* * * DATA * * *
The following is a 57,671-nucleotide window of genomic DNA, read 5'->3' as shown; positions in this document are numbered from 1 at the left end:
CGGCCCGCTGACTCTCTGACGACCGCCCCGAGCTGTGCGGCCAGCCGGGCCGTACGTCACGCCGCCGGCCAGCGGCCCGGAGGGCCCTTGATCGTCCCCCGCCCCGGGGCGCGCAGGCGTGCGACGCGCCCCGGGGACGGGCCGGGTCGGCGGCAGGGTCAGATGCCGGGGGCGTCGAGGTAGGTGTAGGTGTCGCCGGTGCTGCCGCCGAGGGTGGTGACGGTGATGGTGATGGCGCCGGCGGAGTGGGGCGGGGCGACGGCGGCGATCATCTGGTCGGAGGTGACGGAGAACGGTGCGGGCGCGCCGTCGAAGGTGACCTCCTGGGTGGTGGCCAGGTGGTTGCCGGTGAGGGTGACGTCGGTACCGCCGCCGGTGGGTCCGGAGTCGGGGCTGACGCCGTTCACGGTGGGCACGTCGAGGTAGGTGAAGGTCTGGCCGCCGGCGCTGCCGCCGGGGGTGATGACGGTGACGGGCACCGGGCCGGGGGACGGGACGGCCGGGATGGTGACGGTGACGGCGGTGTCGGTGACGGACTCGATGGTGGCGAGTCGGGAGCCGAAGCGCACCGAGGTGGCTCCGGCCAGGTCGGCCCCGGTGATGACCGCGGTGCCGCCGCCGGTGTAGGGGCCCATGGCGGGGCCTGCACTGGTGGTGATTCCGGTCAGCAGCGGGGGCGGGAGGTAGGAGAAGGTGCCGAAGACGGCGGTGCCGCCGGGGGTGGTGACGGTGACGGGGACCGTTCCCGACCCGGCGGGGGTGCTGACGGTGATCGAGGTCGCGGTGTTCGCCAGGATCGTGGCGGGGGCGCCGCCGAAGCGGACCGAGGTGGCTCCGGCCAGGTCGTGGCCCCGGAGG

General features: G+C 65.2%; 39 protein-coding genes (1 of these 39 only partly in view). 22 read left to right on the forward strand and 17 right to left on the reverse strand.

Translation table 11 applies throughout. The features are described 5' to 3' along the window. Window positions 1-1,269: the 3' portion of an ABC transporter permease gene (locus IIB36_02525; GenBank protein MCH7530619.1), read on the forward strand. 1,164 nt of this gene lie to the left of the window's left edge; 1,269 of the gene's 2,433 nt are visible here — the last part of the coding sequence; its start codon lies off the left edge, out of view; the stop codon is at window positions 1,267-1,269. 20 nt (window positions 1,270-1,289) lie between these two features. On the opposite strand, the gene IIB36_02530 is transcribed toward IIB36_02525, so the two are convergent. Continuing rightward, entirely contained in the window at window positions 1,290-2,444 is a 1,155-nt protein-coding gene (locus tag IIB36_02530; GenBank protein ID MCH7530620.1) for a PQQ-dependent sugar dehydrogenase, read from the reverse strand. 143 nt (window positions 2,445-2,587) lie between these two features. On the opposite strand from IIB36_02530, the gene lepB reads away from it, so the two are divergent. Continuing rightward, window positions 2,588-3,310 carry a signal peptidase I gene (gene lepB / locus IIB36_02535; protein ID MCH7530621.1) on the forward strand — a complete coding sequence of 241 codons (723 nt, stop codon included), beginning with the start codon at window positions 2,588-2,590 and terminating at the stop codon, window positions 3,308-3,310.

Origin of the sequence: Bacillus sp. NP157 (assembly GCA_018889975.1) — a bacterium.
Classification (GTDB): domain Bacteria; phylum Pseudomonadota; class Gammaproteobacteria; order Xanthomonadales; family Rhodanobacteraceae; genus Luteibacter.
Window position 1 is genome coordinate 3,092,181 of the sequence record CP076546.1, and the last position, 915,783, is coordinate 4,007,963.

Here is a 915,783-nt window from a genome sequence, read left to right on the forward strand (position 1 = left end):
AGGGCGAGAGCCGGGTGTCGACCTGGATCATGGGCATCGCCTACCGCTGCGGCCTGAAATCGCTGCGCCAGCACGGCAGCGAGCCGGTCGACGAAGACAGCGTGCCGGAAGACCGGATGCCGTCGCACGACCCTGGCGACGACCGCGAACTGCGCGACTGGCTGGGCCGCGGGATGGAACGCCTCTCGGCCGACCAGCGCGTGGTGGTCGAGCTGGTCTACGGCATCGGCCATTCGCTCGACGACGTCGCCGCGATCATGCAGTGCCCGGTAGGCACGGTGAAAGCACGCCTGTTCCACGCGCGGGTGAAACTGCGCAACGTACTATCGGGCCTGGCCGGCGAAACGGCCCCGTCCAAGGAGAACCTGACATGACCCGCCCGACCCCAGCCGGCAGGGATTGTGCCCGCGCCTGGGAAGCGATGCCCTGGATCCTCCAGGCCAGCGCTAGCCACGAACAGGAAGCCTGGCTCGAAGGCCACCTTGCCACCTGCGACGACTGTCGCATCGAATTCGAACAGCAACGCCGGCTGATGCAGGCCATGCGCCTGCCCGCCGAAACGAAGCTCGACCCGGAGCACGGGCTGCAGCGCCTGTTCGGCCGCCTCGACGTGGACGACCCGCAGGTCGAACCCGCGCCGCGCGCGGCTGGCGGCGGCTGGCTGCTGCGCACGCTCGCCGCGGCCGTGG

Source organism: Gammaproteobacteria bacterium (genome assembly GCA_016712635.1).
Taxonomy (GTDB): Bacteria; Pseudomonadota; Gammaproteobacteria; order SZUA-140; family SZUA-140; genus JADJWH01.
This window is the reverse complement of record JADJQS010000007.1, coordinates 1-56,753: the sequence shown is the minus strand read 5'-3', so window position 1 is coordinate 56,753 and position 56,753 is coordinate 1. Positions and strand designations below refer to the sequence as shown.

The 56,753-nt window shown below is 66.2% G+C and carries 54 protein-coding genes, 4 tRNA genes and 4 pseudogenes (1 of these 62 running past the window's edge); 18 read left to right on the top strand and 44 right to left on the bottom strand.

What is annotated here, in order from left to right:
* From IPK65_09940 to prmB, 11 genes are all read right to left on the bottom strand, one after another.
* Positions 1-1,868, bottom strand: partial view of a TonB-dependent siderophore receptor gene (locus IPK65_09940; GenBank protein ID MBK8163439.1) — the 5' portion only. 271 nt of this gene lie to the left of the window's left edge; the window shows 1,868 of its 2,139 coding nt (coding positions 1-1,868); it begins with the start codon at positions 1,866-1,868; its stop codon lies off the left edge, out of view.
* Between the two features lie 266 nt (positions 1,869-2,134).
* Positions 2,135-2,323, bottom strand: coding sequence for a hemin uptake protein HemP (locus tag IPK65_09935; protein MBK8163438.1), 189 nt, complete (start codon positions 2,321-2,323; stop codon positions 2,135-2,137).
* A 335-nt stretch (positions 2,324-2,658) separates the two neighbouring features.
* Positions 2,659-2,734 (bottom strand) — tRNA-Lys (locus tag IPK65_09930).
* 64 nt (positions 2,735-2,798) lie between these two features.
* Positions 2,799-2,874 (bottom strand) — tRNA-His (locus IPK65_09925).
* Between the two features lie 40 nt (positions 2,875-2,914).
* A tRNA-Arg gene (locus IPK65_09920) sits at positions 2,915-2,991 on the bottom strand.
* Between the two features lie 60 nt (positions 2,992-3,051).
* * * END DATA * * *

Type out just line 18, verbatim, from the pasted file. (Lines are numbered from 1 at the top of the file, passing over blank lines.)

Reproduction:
* Positions 2,135-2,323, bottom strand: coding sequence for a hemin uptake protein HemP (locus tag IPK65_09935; protein MBK8163438.1), 189 nt, complete (start codon positions 2,321-2,323; stop codon positions 2,135-2,137).